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About

Jack Wallen is an award-winning writer for TechRepublic and Linux.com. He’s an avid promoter of open source and the voice of The Android Expert. For more news about Jack Wallen, visit his website getjackd.net.

27 comments
Simply Enthused
Simply Enthused

Alright, I know that these comments and this article are fairly "old", but it clearly states in the article "I wouldn't advise toying with any of these settings unless you know what you are doing.".


Also, Mr. Wallen also states that it is advisable the specific folder C:\WINDOWS\system32 just in case you mess up somehow, and judging by most of these comments, I'd say that goes for a majority of everyone here.


This is a well written and thought out article and I thank Mr. Wallen for taking the time in writing this.

abacrotto
abacrotto

Hey, guys!!! My name is Ariel, and I live in Argentina. I am searching for a way to block some users' access to everithing outside one application I will determine later. The owner does not want the computer user to be able to do anything at all but that application. In case there is some repair to do, it will be necessary to logon as an Administrator. But for that to happen it should be necessary for the configuration to be in a per user basis. Does anyone know a way of doing this ? Thanks in advance and sorry for my bad english. Ariel.

mykele80
mykele80

I've the same problem... I can't disable it. What can I do?

reekoazil
reekoazil

Topic of discussion "How do I allow Windows 7 users to run only specific applications?"....I follow every steps......now my system is lock.....run or gpedit command is lock......How do I undo back....help me please

kgraman86
kgraman86

great ,, i have tried with xp sp3 too

Jaqui
Jaqui

just move the apps you don't want them to use from /bin /usr/bin into /sbin /uusr/sbin or uninstall them completely if they aren't needed for the purposes of the business. sbin and /usr/sbin apps can only be used by system admin.

juaniotoo
juaniotoo

Isn't there anything that would make operating a stand alone computer such as mine, some easier settings to the system just for me, me, me and not mess with the Group edit settings. This is so frustrating for stand alone computer people I'm fairly certain. Is there anyone out in computer land with this problem?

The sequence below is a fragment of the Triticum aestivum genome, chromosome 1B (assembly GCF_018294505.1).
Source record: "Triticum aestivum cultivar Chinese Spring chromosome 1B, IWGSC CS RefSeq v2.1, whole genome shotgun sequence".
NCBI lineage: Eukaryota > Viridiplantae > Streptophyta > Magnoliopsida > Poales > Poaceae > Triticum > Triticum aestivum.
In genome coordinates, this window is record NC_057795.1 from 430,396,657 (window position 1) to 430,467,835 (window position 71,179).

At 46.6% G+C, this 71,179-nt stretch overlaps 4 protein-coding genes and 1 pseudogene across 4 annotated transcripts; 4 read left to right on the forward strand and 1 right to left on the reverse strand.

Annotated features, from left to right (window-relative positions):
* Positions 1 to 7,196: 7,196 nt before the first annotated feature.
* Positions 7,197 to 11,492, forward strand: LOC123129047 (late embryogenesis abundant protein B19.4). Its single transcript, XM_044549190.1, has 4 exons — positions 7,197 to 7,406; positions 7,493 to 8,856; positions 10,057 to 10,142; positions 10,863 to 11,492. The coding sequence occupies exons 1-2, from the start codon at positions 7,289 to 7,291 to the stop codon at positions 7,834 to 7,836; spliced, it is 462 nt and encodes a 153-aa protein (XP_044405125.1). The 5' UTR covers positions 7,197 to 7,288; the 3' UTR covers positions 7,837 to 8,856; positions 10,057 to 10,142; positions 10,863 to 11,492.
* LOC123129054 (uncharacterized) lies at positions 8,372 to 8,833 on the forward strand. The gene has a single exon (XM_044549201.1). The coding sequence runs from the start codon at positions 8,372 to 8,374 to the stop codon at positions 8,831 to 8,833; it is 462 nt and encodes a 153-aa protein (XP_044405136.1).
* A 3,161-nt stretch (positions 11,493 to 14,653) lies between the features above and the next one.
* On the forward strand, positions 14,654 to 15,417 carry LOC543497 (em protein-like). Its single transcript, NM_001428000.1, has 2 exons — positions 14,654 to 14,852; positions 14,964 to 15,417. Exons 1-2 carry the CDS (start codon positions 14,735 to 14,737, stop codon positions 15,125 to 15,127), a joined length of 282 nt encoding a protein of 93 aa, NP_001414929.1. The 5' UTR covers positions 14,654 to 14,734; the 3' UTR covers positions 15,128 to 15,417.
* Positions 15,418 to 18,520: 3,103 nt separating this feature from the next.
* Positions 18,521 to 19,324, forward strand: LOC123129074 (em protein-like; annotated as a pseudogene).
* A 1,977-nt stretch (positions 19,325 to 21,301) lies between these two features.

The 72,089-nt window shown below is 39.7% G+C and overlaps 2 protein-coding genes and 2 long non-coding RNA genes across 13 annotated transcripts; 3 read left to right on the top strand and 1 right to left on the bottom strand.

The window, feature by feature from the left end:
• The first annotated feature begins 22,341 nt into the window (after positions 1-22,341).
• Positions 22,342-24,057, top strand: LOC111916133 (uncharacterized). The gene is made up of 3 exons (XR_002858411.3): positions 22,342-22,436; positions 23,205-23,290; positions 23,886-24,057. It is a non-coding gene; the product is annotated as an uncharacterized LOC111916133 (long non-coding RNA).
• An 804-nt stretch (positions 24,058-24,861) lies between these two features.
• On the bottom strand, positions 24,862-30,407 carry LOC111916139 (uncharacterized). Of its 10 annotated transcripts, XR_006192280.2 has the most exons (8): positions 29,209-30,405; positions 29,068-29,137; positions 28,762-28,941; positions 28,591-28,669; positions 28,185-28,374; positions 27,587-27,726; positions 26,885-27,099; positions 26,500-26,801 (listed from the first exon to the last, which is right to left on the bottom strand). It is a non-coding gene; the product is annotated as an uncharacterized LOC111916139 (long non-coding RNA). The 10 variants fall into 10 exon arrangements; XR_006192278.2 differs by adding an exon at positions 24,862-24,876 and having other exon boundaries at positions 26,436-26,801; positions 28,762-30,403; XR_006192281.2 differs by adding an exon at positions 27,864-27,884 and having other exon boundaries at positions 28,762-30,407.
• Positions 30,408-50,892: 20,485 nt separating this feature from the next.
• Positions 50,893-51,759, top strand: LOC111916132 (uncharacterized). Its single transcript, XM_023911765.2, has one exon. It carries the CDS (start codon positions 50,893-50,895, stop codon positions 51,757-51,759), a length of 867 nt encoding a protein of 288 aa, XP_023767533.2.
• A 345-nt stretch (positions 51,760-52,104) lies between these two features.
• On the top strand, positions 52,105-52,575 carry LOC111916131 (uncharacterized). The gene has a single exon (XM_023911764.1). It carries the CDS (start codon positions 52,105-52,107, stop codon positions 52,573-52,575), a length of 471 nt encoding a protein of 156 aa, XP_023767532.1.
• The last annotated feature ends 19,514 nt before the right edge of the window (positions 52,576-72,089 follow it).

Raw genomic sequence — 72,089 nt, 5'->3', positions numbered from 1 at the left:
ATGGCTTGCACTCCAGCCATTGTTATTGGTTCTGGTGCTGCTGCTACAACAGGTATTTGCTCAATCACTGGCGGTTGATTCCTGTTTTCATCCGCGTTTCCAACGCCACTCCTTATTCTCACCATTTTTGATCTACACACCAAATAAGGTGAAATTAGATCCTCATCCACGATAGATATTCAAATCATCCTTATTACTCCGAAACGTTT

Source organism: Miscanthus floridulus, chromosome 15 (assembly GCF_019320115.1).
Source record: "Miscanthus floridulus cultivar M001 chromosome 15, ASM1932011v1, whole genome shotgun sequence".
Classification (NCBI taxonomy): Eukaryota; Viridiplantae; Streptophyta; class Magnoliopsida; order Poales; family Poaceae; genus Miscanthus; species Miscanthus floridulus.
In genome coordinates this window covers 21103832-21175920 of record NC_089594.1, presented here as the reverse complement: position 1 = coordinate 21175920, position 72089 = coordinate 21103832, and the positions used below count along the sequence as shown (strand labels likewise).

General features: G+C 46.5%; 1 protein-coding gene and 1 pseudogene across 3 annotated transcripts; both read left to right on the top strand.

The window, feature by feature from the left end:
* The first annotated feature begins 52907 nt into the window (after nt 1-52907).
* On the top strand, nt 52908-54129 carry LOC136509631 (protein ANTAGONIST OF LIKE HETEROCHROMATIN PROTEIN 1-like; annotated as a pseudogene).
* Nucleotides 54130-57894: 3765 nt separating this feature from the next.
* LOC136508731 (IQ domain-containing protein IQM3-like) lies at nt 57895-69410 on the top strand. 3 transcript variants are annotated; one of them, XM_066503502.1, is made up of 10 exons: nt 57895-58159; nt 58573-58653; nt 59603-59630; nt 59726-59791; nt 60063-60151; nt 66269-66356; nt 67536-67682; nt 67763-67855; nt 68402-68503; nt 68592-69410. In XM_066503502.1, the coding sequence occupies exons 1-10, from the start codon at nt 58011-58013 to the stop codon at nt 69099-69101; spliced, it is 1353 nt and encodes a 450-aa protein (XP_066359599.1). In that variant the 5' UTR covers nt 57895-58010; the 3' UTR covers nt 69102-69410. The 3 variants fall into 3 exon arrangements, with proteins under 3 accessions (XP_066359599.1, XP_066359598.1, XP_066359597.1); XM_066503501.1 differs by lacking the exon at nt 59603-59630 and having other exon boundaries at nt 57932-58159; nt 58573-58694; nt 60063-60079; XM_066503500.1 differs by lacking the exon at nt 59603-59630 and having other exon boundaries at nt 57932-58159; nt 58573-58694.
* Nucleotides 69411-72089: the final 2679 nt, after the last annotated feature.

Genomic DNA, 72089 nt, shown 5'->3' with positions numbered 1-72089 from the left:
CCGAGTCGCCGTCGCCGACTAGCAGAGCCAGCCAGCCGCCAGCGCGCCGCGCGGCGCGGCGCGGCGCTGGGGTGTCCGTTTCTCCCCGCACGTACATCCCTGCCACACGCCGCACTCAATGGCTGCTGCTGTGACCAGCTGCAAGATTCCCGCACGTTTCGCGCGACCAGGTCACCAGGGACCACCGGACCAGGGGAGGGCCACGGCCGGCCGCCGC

dstromstad
dstromstad

You could always use AppLocker. Thats what it is made to do! Dane Stromstad MCP, MCDST, SDP

jc@dshs
jc@dshs

Does this work the same with the gpedit.msc in Windows XP? I followed all of your steps on my XP machine and it seemed to be exactly the same. Does WIndows 7 improve on the XP version or does it have more options or something or is it exactly the same?

darkstate
darkstate

There is another way to restrict programs that MAYBE a bit more suited, even for those users who can and do change the name of their programs to get past your gpedit restriction. Use gpedit as above then goto computer configuration/windows settings/security settings/software restriction policies/additional rules/ then right click in the right hand side panel -new hash rule-browse-find the .exe(program) you want to allow or disallow-In the drop down box of the security level, pick what suits your needs then press ok and you are done. try changing the name of the restricted program and you will see it still stops it from running. This works for viruses/trojans as well that keep popping up, It uses the hash not the name of the program,the program name can change to whatever but the program hash will remain the same. This will also work for those annoying popups some programs use when you do an update,just find the name of the popup program and use the above example to disallow it.

ctran
ctran

It is a simple task and it is very nice. Thank you for your tips.

rlawsonrd
rlawsonrd

Have you tested the applocker policy included in win 7?

Daniel Breslauer
Daniel Breslauer

Pretty easy. Block access to Start Menu items (for example: remove All Programs function, remove run menu/function, disable command prompt, block access to Explorer). Plenty of options in that direction.

Mark W. Kaelin
Mark W. Kaelin

What applications, if any, do you use to enforce user access controls?